So that's another way we can categorize. You can do these all at once, really. There are not discrete ways of categorizing things, but you can also say, well, how long do I need to store that energy for? Am I storing energy on the timescale of milliseconds or seconds, like, say, a capacitor? Am I storing energy on the scale of minutes to a couple of hours, or am I storing energy on the scale of, say, more than 10 hours, 10 to 160 hours or so?

And those are all important. We need energy storage and all of those different categories in terms of timescales. But the technologies that accomplish those are going to be different or should be different.

Britta Wellenstein: You were talking about smoothing out the energy storage in reference to renewables. So what does that mean and how does energy storage fit in our renewable energy future with like wind and solar and other types?

Eric Kazyak: I kind of break up the role of energy storage in a, quote, renewable energy future into two categories. One is electrifying things that weren't previously electrified. So electric vehicles is a good example of that. But the other aspect is enabling us to use more and more of these intermittent renewable energy sources. So wind and solar, they don't produce the same amount of electricity all the time, right?

The sun's not always shining, the wind's not always blowing, and it's not always shining and blowing the same at every place in the country or across the world. Right? So that's very different from how we've historically generated electricity. In the past, we've had these kind of base production modes, largely based on fossil fuels. Nuclear and hydroelectric dams have also played a big role, but all of those are pretty much constant supplies of electricity.

We can ramp them up and down on demand, right? You can put more coal into a coal-fired power plant and ramp up the production to meet the demand from society, basically. But solar and wind don't do that. So you need some way to be able to shift the production of electricity in time, right from when you have sun, when you have wind to when you need to use that electricity.

So that's a key role. And in the past we have had some energy storage on our grid and it's largely been in the form of pumped storage, hydroelectric, and it's represented roughly 2% of our total generating capacity has been in the form of this pumped storage hydro electric, where you have a hill, you have a body of water at the bottom and the top of the hill.

When you have excess electricity, you pump the water up the hill and when you need a little bit of a boost, you let the water flow down the hill through a turbine and generate electricity. And that has helped with things like peak shaving. So the last little bit of electricity production, the maximum amount of power is super expensive, right?

Because if you're using a traditional power plant to generate that last little bit of electricity, then you have a power plant that's only operating a very small fraction of the year. So that's very expensive to do. So then by implementing just a little bit of storage, you could help smooth that out. Even with these traditional types of generation, but with renewables, we're going to need a massive amount of storage compared to that much larger amounts of storage.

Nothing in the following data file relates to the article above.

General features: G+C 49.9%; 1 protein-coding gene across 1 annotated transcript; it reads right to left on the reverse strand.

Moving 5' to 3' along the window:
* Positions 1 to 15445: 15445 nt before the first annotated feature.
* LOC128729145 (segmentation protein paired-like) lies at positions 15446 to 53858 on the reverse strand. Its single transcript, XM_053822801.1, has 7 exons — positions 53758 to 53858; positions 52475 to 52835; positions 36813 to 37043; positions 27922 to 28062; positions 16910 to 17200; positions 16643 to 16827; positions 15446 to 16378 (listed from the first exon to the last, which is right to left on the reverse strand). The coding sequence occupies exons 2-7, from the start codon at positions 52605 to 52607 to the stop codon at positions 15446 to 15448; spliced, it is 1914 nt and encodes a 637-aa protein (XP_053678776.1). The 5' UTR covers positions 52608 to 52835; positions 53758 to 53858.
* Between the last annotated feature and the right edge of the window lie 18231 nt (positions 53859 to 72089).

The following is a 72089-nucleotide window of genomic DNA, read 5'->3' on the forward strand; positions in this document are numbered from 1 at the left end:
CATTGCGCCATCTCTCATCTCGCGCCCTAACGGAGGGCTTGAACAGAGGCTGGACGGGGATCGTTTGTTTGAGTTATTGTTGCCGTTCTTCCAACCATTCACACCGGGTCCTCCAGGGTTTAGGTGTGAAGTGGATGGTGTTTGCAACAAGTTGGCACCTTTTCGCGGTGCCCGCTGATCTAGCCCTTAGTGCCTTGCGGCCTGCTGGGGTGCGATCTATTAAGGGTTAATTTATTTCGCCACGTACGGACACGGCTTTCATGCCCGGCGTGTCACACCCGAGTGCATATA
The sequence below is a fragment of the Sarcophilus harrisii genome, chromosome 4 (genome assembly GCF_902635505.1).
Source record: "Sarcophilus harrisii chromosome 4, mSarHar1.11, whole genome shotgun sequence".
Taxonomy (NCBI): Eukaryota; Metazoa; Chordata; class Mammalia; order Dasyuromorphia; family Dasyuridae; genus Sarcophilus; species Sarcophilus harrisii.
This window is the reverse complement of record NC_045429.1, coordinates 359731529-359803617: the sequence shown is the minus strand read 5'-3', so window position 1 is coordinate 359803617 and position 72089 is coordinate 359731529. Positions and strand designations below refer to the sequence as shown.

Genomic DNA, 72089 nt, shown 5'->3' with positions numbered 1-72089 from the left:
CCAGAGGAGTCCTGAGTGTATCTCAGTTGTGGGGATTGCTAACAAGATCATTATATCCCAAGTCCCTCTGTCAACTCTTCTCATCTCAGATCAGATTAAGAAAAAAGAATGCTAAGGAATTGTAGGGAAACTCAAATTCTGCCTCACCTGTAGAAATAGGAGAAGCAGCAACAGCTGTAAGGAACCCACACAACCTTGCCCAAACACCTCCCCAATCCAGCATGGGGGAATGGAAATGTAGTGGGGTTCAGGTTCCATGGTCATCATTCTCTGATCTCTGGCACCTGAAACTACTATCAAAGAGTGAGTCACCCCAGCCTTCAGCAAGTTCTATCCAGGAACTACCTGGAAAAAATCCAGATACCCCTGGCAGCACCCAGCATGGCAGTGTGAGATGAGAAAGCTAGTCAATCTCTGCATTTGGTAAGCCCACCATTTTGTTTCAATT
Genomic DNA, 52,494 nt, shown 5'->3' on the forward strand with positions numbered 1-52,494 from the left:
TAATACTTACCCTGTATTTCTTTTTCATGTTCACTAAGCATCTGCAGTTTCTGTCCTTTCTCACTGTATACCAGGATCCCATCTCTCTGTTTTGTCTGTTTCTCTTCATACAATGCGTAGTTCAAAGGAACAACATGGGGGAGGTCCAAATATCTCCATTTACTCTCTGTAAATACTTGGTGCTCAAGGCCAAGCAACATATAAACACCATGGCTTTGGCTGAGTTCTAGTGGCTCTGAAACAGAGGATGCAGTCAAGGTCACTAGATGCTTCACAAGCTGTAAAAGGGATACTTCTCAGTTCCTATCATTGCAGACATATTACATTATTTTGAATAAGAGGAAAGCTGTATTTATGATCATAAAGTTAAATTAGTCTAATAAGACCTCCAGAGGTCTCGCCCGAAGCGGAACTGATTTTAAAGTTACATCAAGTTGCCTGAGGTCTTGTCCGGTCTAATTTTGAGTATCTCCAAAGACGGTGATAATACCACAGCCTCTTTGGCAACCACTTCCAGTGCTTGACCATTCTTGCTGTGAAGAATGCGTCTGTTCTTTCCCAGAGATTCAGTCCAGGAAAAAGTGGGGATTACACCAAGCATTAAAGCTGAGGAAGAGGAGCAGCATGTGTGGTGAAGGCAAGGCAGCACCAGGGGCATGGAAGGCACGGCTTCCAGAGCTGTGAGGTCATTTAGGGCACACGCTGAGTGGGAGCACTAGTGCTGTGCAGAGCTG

And we can't just build more pumped storage hydro electric. In the last 20 years, we've done almost none of that because it's very geographically constrained, right? There's not a lot of places that you have a big hill to bodies of water near a power plant, basically. So that's where various different types of energy storage. So I'm a battery guy. If you wanted to describe me in two words, but I appreciate that batteries are only a part of a portfolio of different types of energy storage that will play a role.

Britta Wellenstein: This peak demand period Eric was discussing makes up part of the duck curve, which storage can help us overcome. Although pumped hydro is the most popular type of storage, battery storage is increasing. Grid scale battery installations rose 75% from 2021 to 2022, according to the IEA. But this rise has relied on one type of battery storage, and it's probably in the device you're using to listen to this right now: lithium ion batteries. Lithium ion batteries have boomed in the past decades. They are what power the majority of our lives from our phones, our laptops and even some electric vehicles. But as Eric sees it, they're not a solution for everything.

Eric Kazyak: The way that I see it, we're kind of shoehorning certain technologies into all of those different applications because it's what we have rather than it being the best option.

Britta Wellenstein: Could you give an example of that shoehorning?

Eric Kazyak: Yeah. So so lithium ion batteries have made huge strides in the last ten years or so from 2010 to 2020, we saw a 90% reduction in cost of lithium ion batteries. And because of that, they've become economically viable for a wide range of applications. Electric vehicles is probably the best example of that and it was the driver for that.

So companies like Tesla scaling up the production of batteries to a massive scale and streamlining the supply chain to a certain degree really enabled bringing down the cost of lithium ion batteries. But because of that, because lithium ion batteries were kind of out front in this next generation of energy storage, they have a cost advantage compared to some of these other chemistries, and that enabled them to get a foot in the door for things like grid scale storage.